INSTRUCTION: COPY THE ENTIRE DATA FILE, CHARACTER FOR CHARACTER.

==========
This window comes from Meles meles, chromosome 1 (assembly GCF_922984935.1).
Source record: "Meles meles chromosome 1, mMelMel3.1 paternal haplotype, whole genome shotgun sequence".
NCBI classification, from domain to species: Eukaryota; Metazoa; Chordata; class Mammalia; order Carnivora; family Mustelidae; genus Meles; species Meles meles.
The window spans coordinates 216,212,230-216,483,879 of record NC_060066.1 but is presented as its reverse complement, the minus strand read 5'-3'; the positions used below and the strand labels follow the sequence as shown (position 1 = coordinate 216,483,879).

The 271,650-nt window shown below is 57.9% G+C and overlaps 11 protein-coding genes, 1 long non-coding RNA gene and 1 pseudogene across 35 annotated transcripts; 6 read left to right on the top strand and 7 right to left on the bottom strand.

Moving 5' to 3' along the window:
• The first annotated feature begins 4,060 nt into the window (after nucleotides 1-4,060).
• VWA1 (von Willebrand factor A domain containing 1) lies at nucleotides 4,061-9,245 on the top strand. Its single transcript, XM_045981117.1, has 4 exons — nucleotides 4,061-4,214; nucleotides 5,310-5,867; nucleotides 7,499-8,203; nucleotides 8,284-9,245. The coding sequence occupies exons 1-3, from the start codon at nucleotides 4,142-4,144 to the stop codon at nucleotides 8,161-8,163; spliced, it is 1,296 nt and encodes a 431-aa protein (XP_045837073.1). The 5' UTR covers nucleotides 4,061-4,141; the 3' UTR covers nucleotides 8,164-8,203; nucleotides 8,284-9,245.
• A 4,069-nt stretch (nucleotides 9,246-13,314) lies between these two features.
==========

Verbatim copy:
This window comes from Meles meles, chromosome 1 (assembly GCF_922984935.1).
Source record: "Meles meles chromosome 1, mMelMel3.1 paternal haplotype, whole genome shotgun sequence".
NCBI classification, from domain to species: Eukaryota; Metazoa; Chordata; class Mammalia; order Carnivora; family Mustelidae; genus Meles; species Meles meles.
The window spans coordinates 216,212,230-216,483,879 of record NC_060066.1 but is presented as its reverse complement, the minus strand read 5'-3'; the positions used below and the strand labels follow the sequence as shown (position 1 = coordinate 216,483,879).

The 271,650-nt window shown below is 57.9% G+C and overlaps 11 protein-coding genes, 1 long non-coding RNA gene and 1 pseudogene across 35 annotated transcripts; 6 read left to right on the top strand and 7 right to left on the bottom strand.

Moving 5' to 3' along the window:
• The first annotated feature begins 4,060 nt into the window (after nucleotides 1-4,060).
• VWA1 (von Willebrand factor A domain containing 1) lies at nucleotides 4,061-9,245 on the top strand. Its single transcript, XM_045981117.1, has 4 exons — nucleotides 4,061-4,214; nucleotides 5,310-5,867; nucleotides 7,499-8,203; nucleotides 8,284-9,245. The coding sequence occupies exons 1-3, from the start codon at nucleotides 4,142-4,144 to the stop codon at nucleotides 8,161-8,163; spliced, it is 1,296 nt and encodes a 431-aa protein (XP_045837073.1). The 5' UTR covers nucleotides 4,061-4,141; the 3' UTR covers nucleotides 8,164-8,203; nucleotides 8,284-9,245.
• A 4,069-nt stretch (nucleotides 9,246-13,314) lies between these two features.